In April of 2016, in a move lauded by many civil liberties groups and even some law enforcement agencies, Gov. Scott signed a new bill into law significantly reforming Florida’s civil forfeiture statute. The State of Florida is authorized to seize property connected to illegal activity through its civil forfeiture statute, Florida Statutes §§ 932.701-704. In Florida, prior to the new amendments, the State could seize property and money from individuals that were criminal suspects, i.e., the State could initiate a civil forfeiture proceeding against an individual without filing any criminal charges.
SB 1044 is a response to a common public opinion that forfeiture laws are an infringement of civil liberties and give law enforcement suspect financial incentives. Many critics of forfeiture laws argue that the state should first convict an individual of a crime before taking his property. The bill addresses this criticism and amends the Florida Contraband Forfeiture Act by adding the requirement that, in most cases, police make an arrest to seize property. The Act as amended also increases the evidentiary standard of proof from “clear and convincing” to “proof beyond a reasonable doubt.”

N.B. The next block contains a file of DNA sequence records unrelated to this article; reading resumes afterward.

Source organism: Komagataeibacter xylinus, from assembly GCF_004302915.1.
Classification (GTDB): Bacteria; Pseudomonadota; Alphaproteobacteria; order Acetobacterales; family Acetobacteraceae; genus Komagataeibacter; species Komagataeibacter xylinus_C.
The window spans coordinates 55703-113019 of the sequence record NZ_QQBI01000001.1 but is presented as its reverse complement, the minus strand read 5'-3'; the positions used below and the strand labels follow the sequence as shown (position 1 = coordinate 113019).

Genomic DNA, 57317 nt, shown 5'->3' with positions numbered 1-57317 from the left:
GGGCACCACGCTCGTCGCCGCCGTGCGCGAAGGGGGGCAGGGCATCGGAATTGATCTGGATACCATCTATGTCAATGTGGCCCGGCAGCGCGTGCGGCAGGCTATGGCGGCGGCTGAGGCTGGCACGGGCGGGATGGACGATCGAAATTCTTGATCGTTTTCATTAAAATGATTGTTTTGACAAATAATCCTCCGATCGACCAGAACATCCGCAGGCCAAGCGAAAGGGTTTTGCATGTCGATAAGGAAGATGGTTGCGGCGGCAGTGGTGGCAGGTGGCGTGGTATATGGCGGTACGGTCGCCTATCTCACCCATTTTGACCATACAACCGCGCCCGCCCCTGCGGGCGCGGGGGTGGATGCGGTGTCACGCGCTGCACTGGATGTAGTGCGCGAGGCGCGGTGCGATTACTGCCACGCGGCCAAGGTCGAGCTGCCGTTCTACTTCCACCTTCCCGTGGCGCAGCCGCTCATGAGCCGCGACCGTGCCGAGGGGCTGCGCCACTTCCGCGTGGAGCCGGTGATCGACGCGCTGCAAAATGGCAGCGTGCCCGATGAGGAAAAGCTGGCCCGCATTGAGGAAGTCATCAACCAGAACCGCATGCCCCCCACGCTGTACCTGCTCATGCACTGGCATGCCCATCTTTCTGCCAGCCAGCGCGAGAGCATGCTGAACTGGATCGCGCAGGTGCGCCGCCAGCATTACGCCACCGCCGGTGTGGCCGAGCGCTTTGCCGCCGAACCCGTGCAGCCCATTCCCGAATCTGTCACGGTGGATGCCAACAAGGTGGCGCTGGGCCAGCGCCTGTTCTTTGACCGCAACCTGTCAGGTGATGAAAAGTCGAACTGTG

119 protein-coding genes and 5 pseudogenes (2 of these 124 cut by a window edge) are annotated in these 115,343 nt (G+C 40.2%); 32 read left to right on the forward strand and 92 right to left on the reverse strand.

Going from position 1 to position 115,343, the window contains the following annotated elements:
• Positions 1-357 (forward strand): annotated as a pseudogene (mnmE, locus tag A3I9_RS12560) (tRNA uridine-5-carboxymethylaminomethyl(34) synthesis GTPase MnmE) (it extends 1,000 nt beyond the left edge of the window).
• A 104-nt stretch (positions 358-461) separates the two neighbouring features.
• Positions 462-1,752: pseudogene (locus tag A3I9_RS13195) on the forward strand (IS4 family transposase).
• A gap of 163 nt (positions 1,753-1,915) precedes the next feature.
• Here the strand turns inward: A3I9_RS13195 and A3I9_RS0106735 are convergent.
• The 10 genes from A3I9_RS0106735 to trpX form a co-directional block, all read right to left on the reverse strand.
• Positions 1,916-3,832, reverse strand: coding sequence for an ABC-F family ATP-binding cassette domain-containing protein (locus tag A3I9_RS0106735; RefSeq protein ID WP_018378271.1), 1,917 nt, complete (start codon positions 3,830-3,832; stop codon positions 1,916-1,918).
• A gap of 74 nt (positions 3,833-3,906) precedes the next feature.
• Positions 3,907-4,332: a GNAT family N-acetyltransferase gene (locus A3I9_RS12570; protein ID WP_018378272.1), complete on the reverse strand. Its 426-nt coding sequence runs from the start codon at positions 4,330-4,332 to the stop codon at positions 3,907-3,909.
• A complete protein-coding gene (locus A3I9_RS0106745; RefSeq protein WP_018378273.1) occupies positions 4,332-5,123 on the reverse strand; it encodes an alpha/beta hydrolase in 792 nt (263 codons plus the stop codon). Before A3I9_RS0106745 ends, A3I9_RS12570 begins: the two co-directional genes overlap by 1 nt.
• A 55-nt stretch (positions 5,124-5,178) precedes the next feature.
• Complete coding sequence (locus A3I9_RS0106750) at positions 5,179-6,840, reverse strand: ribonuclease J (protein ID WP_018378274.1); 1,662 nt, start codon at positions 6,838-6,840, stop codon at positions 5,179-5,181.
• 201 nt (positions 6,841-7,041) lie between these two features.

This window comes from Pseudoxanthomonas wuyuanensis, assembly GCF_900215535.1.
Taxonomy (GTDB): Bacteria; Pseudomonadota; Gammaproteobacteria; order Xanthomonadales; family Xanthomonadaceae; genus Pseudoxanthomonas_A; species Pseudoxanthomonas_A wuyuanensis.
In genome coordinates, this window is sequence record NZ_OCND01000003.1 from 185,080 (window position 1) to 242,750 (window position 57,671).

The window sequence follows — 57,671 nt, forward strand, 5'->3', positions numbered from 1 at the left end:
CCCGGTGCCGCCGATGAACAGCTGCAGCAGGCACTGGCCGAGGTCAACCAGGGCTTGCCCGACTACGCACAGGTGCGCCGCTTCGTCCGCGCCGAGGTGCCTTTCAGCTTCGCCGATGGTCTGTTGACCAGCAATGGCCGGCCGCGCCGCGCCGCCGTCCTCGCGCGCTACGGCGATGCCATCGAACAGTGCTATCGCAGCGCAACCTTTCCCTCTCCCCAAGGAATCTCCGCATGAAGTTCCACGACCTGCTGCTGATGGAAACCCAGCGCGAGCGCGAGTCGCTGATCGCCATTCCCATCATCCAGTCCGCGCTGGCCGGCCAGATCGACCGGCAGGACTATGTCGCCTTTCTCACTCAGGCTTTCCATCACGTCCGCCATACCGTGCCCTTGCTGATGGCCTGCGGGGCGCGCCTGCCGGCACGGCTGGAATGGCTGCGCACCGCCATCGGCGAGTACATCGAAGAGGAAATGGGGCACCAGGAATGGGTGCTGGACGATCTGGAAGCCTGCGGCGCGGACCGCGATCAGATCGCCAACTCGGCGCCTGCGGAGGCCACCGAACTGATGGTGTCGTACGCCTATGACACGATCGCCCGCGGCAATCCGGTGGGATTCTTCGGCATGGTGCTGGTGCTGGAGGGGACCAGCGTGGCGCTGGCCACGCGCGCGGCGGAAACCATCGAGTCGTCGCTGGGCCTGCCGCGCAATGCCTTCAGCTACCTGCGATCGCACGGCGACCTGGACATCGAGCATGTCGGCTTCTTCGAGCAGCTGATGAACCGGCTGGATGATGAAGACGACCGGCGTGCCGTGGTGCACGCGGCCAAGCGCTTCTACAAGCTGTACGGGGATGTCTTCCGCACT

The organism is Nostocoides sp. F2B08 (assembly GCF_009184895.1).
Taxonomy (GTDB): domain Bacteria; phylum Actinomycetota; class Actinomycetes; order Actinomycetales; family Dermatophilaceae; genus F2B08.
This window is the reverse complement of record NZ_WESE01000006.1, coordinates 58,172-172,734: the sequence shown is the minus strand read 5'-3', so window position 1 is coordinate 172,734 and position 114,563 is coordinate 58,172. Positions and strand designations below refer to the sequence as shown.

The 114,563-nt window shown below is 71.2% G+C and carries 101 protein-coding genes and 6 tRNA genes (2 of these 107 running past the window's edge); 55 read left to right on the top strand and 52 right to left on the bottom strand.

Law enforcement agencies must also meet new specific reporting requirements to track forfeitures. Further, agencies are also now liable for any damages caused to an individual in seizing his property. Florida law enforcement agencies typically donate a percentage of seized assets greater than $15,000 to predetermined programs. The new law increases this percentage from 15% to 25%.
Many procedural requirements and deadlines apply to forfeiture actions. Individuals should contact competent legal counsel immediately upon receiving a written notice of seizure and pending forfeiture. Individuals must avail themselves of their right to an adversarial preliminary hearing, especially if they are “innocent owners” under the law. Too often, property owners do not take any appropriate action within these strict time limitations, and the government takes the property unopposed.
Forfeitures have harsh economic consequences. If the State of Florida has filed criminal charges against you and/or initiated a civil forfeiture proceeding, call Alan Fowler, an experienced Florida Keys criminal defense attorney, for a consultation at 305.912.2516.